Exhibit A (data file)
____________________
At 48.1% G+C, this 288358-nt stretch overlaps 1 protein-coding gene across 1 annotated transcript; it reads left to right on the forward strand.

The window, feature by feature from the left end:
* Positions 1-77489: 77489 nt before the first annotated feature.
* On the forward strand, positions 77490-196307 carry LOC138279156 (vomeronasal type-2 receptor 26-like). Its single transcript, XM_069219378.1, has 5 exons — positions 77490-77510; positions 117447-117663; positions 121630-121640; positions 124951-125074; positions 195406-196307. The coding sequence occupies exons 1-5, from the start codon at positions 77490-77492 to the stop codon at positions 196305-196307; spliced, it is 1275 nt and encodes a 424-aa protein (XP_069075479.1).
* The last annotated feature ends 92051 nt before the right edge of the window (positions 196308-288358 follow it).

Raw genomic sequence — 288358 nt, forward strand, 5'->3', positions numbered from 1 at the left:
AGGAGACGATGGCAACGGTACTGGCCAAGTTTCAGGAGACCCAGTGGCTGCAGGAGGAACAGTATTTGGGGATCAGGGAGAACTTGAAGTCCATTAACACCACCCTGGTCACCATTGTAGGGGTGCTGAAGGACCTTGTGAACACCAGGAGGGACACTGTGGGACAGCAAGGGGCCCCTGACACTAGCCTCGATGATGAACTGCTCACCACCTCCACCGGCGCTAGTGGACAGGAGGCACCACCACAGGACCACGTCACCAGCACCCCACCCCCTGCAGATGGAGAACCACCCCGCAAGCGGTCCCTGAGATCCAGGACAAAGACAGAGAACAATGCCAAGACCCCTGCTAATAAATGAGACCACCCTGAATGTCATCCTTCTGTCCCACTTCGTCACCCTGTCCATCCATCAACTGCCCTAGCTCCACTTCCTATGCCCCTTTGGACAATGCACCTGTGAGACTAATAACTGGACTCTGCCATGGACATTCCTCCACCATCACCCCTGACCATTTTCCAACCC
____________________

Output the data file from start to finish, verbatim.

At 48.1% G+C, this 288358-nt stretch overlaps 1 protein-coding gene across 1 annotated transcript; it reads left to right on the forward strand.

The window, feature by feature from the left end:
* Positions 1-77489: 77489 nt before the first annotated feature.
* On the forward strand, positions 77490-196307 carry LOC138279156 (vomeronasal type-2 receptor 26-like). Its single transcript, XM_069219378.1, has 5 exons — positions 77490-77510; positions 117447-117663; positions 121630-121640; positions 124951-125074; positions 195406-196307. The coding sequence occupies exons 1-5, from the start codon at positions 77490-77492 to the stop codon at positions 196305-196307; spliced, it is 1275 nt and encodes a 424-aa protein (XP_069075479.1).
* The last annotated feature ends 92051 nt before the right edge of the window (positions 196308-288358 follow it).

Raw genomic sequence — 288358 nt, forward strand, 5'->3', positions numbered from 1 at the left:
AGGAGACGATGGCAACGGTACTGGCCAAGTTTCAGGAGACCCAGTGGCTGCAGGAGGAACAGTATTTGGGGATCAGGGAGAACTTGAAGTCCATTAACACCACCCTGGTCACCATTGTAGGGGTGCTGAAGGACCTTGTGAACACCAGGAGGGACACTGTGGGACAGCAAGGGGCCCCTGACACTAGCCTCGATGATGAACTGCTCACCACCTCCACCGGCGCTAGTGGACAGGAGGCACCACCACAGGACCACGTCACCAGCACCCCACCCCCTGCAGATGGAGAACCACCCCGCAAGCGGTCCCTGAGATCCAGGACAAAGACAGAGAACAATGCCAAGACCCCTGCTAATAAATGAGACCACCCTGAATGTCATCCTTCTGTCCCACTTCGTCACCCTGTCCATCCATCAACTGCCCTAGCTCCACTTCCTATGCCCCTTTGGACAATGCACCTGTGAGACTAATAACTGGACTCTGCCATGGACATTCCTCCACCATCACCCCTGACCATTTTCCAACCC